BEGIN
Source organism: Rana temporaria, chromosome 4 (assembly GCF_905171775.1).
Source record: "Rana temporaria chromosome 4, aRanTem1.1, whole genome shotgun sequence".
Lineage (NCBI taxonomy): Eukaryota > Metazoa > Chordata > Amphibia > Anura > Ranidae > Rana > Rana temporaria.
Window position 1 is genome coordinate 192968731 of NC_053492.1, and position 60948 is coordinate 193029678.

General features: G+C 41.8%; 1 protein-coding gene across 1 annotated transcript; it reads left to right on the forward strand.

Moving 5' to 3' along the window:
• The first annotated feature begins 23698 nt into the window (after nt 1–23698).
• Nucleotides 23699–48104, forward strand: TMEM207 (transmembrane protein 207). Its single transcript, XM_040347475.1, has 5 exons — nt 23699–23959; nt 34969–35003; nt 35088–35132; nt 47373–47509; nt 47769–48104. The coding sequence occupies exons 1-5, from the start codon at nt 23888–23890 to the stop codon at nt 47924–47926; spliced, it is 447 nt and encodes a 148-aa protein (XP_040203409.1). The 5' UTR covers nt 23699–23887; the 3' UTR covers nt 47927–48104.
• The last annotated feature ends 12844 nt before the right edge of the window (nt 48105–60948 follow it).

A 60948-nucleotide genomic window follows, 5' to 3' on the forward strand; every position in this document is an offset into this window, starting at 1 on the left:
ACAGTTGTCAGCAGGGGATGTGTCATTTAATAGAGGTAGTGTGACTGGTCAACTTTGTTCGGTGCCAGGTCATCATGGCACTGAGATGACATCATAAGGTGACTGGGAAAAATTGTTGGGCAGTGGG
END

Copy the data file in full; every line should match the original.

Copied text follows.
Source organism: Rana temporaria, chromosome 4 (assembly GCF_905171775.1).
Source record: "Rana temporaria chromosome 4, aRanTem1.1, whole genome shotgun sequence".
Lineage (NCBI taxonomy): Eukaryota > Metazoa > Chordata > Amphibia > Anura > Ranidae > Rana > Rana temporaria.
Window position 1 is genome coordinate 192968731 of NC_053492.1, and position 60948 is coordinate 193029678.

General features: G+C 41.8%; 1 protein-coding gene across 1 annotated transcript; it reads left to right on the forward strand.

Moving 5' to 3' along the window:
• The first annotated feature begins 23698 nt into the window (after nt 1–23698).
• Nucleotides 23699–48104, forward strand: TMEM207 (transmembrane protein 207). Its single transcript, XM_040347475.1, has 5 exons — nt 23699–23959; nt 34969–35003; nt 35088–35132; nt 47373–47509; nt 47769–48104. The coding sequence occupies exons 1-5, from the start codon at nt 23888–23890 to the stop codon at nt 47924–47926; spliced, it is 447 nt and encodes a 148-aa protein (XP_040203409.1). The 5' UTR covers nt 23699–23887; the 3' UTR covers nt 47927–48104.
• The last annotated feature ends 12844 nt before the right edge of the window (nt 48105–60948 follow it).

A 60948-nucleotide genomic window follows, 5' to 3' on the forward strand; every position in this document is an offset into this window, starting at 1 on the left:
ACAGTTGTCAGCAGGGGATGTGTCATTTAATAGAGGTAGTGTGACTGGTCAACTTTGTTCGGTGCCAGGTCATCATGGCACTGAGATGACATCATAAGGTGACTGGGAAAAATTGTTGGGCAGTGGG